The 9th Symphony of the Czech composer Antonín Dvorák marks both the climax and the end of his symphonic work. His most famous and popular work was composed between December 1892 and May 1893 and premiered at Carnegie Hall in New York on December 16, 1893.
Because of its subtitle "New World Symphony", it triggered a multitude of legends that seemingly cannot be eradicated. Some people think that the symphony is essentially shaped by melodies that Dvorák learned in America. The title is by no means to be understood as a programmatic explanation of the music, but rather as a title spontaneously added by Dvorák, which according to his friend Kovarík means nothing more than "impressions and greetings from the New World".
The native Bohemian first came to the United States in September 1892, following an invitation from New York millionaire Jeanette Thurber, who founded the National Conservatory for Music in 1885. She presented Dvorák with a financially and artistically attractive two-year contract for eight months a year as a composition teacher and orchestra conductor. After lengthy hesitation, the composer accepted the offer. The many-sided activities and tasks in New York kept him away from composing at first. It was not until the Christmas season of 1892 that he found the necessary rest. He quickly designed the sketches for a new symphony.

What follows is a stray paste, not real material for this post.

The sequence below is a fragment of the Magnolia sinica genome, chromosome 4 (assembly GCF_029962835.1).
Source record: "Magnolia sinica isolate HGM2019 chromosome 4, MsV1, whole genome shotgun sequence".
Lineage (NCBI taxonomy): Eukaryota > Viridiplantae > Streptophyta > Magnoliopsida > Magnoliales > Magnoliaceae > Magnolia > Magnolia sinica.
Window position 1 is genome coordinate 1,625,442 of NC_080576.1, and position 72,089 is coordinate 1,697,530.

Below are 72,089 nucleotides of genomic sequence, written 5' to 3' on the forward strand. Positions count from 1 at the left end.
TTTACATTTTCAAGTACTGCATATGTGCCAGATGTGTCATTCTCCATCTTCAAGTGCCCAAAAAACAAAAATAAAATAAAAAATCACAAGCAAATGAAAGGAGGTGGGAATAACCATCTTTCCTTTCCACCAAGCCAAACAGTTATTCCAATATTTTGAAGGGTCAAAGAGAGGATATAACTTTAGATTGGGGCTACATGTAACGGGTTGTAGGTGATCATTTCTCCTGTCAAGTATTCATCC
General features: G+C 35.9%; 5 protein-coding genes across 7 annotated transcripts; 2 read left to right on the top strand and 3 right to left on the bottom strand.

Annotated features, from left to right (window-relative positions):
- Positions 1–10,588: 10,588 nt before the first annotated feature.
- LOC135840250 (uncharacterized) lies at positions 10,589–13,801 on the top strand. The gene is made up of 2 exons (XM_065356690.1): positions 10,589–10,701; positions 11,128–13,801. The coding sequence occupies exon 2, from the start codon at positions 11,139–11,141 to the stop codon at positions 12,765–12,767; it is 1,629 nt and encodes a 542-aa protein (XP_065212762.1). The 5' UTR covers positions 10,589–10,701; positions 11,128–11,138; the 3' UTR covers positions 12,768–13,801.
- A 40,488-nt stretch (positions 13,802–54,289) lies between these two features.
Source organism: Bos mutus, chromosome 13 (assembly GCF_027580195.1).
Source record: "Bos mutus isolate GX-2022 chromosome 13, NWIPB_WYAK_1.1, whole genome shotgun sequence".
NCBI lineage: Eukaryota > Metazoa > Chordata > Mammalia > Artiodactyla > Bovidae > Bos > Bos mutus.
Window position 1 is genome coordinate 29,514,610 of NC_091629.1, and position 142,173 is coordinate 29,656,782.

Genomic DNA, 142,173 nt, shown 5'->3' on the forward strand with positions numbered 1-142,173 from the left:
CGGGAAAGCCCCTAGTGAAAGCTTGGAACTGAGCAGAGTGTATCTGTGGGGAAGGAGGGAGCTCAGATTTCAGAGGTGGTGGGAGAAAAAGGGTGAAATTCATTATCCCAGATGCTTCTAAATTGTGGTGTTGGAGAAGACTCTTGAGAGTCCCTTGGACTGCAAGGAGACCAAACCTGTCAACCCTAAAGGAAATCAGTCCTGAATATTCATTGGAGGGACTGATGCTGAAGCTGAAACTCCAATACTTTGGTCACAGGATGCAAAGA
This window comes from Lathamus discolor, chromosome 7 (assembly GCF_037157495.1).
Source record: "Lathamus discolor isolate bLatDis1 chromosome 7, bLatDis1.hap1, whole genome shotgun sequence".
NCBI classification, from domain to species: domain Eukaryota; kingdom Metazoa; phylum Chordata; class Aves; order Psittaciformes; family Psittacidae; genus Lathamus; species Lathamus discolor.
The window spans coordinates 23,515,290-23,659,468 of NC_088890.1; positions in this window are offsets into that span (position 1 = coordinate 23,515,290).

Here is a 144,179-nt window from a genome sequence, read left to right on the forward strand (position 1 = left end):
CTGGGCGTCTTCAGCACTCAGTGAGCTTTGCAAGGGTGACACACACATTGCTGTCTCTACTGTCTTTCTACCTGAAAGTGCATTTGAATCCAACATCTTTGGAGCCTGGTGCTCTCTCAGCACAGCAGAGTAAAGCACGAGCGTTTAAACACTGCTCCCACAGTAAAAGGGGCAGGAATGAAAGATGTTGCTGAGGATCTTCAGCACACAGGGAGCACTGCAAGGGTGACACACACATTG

At the same time, Dvorák was under considerable pressure to succeed, since the symphony was his first work composed in America, and he only had to prove his abilities. "American" is not the melodic material used, but only the atmosphere of American black and Indian music, which Dvorák brought to life through specific characteristics in his work.
The slow movement, the Largo, is probably the most famous movement that was initially entitled "Legend" by the composer. The English horn plays a melody in which the endless distance and the expanses of the prairie become clear. The movement is without doubt one of the composer's most beautiful and moving works.